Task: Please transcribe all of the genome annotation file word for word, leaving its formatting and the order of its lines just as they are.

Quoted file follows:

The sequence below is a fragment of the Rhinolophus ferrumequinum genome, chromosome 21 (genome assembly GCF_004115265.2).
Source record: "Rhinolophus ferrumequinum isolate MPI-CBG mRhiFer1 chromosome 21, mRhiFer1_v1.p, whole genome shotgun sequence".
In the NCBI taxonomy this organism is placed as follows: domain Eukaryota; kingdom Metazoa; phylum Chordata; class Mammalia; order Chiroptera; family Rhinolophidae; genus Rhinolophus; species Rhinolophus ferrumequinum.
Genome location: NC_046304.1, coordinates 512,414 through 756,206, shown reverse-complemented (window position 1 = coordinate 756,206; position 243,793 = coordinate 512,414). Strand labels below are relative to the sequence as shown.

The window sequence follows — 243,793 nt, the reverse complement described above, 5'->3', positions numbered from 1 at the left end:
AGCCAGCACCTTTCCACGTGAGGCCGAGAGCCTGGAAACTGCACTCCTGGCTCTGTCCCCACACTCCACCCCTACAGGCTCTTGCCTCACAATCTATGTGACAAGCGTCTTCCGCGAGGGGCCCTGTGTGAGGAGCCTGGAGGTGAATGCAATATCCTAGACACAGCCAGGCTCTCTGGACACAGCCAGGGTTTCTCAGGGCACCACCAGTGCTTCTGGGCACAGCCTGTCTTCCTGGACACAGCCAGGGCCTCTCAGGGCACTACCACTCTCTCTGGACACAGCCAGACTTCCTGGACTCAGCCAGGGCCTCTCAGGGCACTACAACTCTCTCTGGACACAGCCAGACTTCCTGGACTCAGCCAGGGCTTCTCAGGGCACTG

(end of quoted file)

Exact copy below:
The sequence below is a fragment of the Rhinolophus ferrumequinum genome, chromosome 21 (genome assembly GCF_004115265.2).
Source record: "Rhinolophus ferrumequinum isolate MPI-CBG mRhiFer1 chromosome 21, mRhiFer1_v1.p, whole genome shotgun sequence".
In the NCBI taxonomy this organism is placed as follows: domain Eukaryota; kingdom Metazoa; phylum Chordata; class Mammalia; order Chiroptera; family Rhinolophidae; genus Rhinolophus; species Rhinolophus ferrumequinum.
Genome location: NC_046304.1, coordinates 512,414 through 756,206, shown reverse-complemented (window position 1 = coordinate 756,206; position 243,793 = coordinate 512,414). Strand labels below are relative to the sequence as shown.

The window sequence follows — 243,793 nt, the reverse complement described above, 5'->3', positions numbered from 1 at the left end:
AGCCAGCACCTTTCCACGTGAGGCCGAGAGCCTGGAAACTGCACTCCTGGCTCTGTCCCCACACTCCACCCCTACAGGCTCTTGCCTCACAATCTATGTGACAAGCGTCTTCCGCGAGGGGCCCTGTGTGAGGAGCCTGGAGGTGAATGCAATATCCTAGACACAGCCAGGCTCTCTGGACACAGCCAGGGTTTCTCAGGGCACCACCAGTGCTTCTGGGCACAGCCTGTCTTCCTGGACACAGCCAGGGCCTCTCAGGGCACTACCACTCTCTCTGGACACAGCCAGACTTCCTGGACTCAGCCAGGGCCTCTCAGGGCACTACAACTCTCTCTGGACACAGCCAGACTTCCTGGACTCAGCCAGGGCTTCTCAGGGCACTG